In 2012, author Douglas Preston joined a team of explorers searching for Ciudad Blanca (“The White City”), a legendary ruin hidden in the dense jungle of eastern Honduras. To this point the city – also known as “the Lost City of the Monkey God” - was literally a legend; while various hucksters and hoaxers had claimed to have discovered the abandoned metropolis, no credible evidence had ever been presented, and its very existence remained shrouded in doubt. In addition to the objective hazards of tropical disease, wild boars, and the deadly fer-de-lance viper, locals stoked the mystique, describing various curses awaiting would-be discoverers. Don’t pick the flowers, or you’ll die.
But this team had an advantage that previous searchers had lacked: LIDAR, an advanced laser-imaging technology able to penetrate the dense jungle canopy – just enough – and return detailed elevation profiles from which subtle, man-made anomalies could be identified. Almost immediately, two major sites emerged, their scale and architecture indicating a civilization to rival another local, more famous power, the Maya.
The announcement had consequences. The fledgling Honduran government, having gained power through a military coup, sought to use the discovery to bolster its status with the population, while the academic community ripped the expedition with accusations of Indiana Jones-style exploitation and shoddy scientific methods, cries which could be uncharitably interpreted as sour grapes. Encroaching deforestation and the prospect of looters created urgency to conduct a ground survey, and the team ventured into the wilderness and all the hazards that awaited, including an unexpected and insidious danger that cursed the team well beyond their return home.
The author of over 30 books, including number of bestselling thrillers co-written with Lincoln Child, Preston knows pace, and he packs several narratives into a taut 300 pages. Indiana Jones criticism aside, the story of the discovery and exploration of the ruin is solid adventure writing, and he walks a fine line in dealing with the archaeology community’s response, reporting on the bases for their criticism where they chose to provide it. And by invoking Jared Diamond’s Guns, Germs, and Steel, Preston speculates on the mysterious, sudden demise of the White City and its inhabitants, drawing ominous parallels between their fate and possibly our own. Lost City is a tale that manages to be both fun and harrowing, a vicarious thrill worthy of a place on the shelf next to David Grann’s The Lost City of Z.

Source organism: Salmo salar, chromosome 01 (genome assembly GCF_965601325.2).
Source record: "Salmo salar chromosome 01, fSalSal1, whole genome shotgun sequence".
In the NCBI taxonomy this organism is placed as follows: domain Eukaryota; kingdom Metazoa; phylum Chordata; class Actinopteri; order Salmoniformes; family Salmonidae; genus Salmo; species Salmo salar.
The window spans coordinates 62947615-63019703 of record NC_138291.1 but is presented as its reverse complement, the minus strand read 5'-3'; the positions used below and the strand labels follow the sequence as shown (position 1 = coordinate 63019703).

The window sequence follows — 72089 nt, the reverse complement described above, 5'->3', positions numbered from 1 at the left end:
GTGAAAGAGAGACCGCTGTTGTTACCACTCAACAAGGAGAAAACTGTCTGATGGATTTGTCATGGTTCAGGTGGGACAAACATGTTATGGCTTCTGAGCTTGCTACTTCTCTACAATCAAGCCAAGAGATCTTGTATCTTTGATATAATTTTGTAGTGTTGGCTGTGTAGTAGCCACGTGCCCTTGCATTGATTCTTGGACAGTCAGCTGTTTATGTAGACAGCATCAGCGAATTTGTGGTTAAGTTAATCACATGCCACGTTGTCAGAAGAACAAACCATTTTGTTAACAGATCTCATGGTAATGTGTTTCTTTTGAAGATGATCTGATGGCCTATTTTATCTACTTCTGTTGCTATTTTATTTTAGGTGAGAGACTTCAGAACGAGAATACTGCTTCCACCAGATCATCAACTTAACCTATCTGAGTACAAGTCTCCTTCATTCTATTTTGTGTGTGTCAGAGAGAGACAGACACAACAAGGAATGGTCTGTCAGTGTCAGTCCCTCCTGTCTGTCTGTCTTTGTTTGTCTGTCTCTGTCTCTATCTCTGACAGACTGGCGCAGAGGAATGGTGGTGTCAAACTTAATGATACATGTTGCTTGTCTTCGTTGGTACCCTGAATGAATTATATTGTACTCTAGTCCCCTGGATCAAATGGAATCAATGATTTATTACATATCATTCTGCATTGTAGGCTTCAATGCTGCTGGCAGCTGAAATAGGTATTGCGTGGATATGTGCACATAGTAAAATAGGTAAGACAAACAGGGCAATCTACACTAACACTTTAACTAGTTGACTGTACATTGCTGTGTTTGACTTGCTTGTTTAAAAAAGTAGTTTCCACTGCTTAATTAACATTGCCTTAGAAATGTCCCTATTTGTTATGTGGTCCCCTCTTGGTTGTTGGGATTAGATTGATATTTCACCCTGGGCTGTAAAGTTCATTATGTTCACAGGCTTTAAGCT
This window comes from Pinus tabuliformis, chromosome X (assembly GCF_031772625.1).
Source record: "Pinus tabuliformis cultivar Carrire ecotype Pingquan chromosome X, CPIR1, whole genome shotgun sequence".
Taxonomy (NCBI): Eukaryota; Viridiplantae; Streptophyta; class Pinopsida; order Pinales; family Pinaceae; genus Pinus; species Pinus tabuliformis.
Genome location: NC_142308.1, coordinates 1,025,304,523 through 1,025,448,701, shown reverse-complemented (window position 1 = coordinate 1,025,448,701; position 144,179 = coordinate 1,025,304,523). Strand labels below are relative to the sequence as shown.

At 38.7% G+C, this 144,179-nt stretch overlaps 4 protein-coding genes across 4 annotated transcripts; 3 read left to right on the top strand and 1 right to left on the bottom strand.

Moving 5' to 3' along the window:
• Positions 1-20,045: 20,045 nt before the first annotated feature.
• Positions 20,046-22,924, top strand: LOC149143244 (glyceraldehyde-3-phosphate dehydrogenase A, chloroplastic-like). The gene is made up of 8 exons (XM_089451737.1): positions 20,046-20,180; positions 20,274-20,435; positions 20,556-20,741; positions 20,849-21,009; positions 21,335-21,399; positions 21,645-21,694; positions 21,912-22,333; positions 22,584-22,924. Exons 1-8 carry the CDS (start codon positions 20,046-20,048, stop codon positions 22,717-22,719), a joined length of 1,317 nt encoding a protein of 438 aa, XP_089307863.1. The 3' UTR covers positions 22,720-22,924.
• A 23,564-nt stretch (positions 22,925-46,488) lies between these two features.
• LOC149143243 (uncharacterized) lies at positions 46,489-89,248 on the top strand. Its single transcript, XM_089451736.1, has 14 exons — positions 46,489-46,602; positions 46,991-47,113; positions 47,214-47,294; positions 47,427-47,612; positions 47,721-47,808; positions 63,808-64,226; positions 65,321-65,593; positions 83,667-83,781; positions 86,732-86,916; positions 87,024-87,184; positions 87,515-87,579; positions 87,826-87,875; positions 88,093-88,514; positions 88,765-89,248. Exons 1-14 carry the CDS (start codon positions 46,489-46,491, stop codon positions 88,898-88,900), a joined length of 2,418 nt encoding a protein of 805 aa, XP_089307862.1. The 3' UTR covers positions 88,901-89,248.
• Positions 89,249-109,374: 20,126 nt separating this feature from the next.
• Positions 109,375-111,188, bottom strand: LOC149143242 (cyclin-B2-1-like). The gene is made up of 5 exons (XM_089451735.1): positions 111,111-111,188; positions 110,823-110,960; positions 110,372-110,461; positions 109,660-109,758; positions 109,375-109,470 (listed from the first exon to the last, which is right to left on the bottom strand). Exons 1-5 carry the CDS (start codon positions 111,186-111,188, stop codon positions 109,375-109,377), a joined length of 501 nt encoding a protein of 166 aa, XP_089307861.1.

Fine knocks it out of the park with her smart and eye-opening investigation into why we give credit to (or blame) testosterone for so many behaviors. With a writing style that reminds me of Mary Roach and her gift for seeking out the ridiculous, Fine puts under the microscope our assumption that testosterone is the wonder hormone that makes men risk takers and competitive and, in its absence, women less so. This might sound like heavy stuff—like the gender studies classes I avoided in college—but Fine invites you to laugh with her as she punctures outdated notions and points out obvious weaknesses in the mighty social (not scientific) barricade of sex-specific dogma and the daily throwaway comments that carelessly reinforces that wall. After reading Testosterone Rex, my new resolution is to never say "Boys will be boys" again. Because while boys are, of course, boys, we owe it to them—and to girls—to understand that they are not defined by this single hormone. —Adrian Liang
These days, more and more of us are seeking an improved quality-of-existence by reaching back for simpler pleasures, exchanging the mass-produced and processed for small-batch and crafted. Some drop out of the rat-race altogether, living in tiny homes and keeping a single fork. Sundeen goes beyond hipster beards and artisanal cheese, taking a closer look at the iconoclasts and idealists walking the walk in their efforts to create more meaningful, if not easier, lives.
In 2012, Will Schwalbe published The End of Your Life Book Club, a bestseller that was at once an homage to his dying mother and to literature itself. Books for Living is a deep-dive into the joys of reading itself, as well as a prescriptive reading list for coping - and understanding - our modern world. His timing couldn't be better.
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